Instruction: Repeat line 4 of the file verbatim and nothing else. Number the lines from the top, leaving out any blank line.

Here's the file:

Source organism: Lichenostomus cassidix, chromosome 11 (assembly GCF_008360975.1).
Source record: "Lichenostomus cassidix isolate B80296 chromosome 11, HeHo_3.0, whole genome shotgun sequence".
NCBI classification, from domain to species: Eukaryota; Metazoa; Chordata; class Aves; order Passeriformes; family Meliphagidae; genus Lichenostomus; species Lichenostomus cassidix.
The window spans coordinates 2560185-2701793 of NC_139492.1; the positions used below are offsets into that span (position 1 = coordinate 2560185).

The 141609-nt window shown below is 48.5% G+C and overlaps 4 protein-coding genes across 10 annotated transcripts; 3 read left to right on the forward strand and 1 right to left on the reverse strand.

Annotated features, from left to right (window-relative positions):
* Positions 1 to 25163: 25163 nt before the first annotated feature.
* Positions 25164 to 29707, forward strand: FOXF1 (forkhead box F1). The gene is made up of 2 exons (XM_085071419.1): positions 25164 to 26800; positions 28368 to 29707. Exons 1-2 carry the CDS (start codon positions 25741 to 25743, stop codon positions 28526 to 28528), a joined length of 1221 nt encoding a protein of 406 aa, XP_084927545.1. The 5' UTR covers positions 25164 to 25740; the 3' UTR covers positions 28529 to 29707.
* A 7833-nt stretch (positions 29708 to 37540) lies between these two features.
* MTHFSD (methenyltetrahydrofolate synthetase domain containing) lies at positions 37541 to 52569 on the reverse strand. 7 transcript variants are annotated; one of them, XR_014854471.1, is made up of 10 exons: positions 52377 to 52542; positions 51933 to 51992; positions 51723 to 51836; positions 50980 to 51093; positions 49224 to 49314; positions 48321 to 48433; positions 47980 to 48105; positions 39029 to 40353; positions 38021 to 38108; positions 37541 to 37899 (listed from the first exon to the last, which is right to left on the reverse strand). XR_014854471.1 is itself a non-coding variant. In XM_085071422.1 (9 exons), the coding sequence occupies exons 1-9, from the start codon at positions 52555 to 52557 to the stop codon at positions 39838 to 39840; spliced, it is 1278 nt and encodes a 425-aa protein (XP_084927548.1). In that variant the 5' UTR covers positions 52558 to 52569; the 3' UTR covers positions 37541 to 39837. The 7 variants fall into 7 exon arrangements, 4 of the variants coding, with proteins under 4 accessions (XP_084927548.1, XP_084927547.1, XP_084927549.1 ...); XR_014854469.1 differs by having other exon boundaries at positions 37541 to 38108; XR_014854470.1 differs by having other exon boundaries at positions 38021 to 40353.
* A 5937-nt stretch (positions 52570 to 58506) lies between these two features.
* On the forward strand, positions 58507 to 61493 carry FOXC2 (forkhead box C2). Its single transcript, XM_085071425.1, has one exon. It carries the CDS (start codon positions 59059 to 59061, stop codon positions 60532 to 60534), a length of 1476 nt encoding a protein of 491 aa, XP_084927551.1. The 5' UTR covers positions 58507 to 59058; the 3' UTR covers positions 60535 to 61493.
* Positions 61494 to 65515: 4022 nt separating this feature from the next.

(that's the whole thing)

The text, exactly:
The window spans coordinates 2560185-2701793 of NC_139492.1; the positions used below are offsets into that span (position 1 = coordinate 2560185).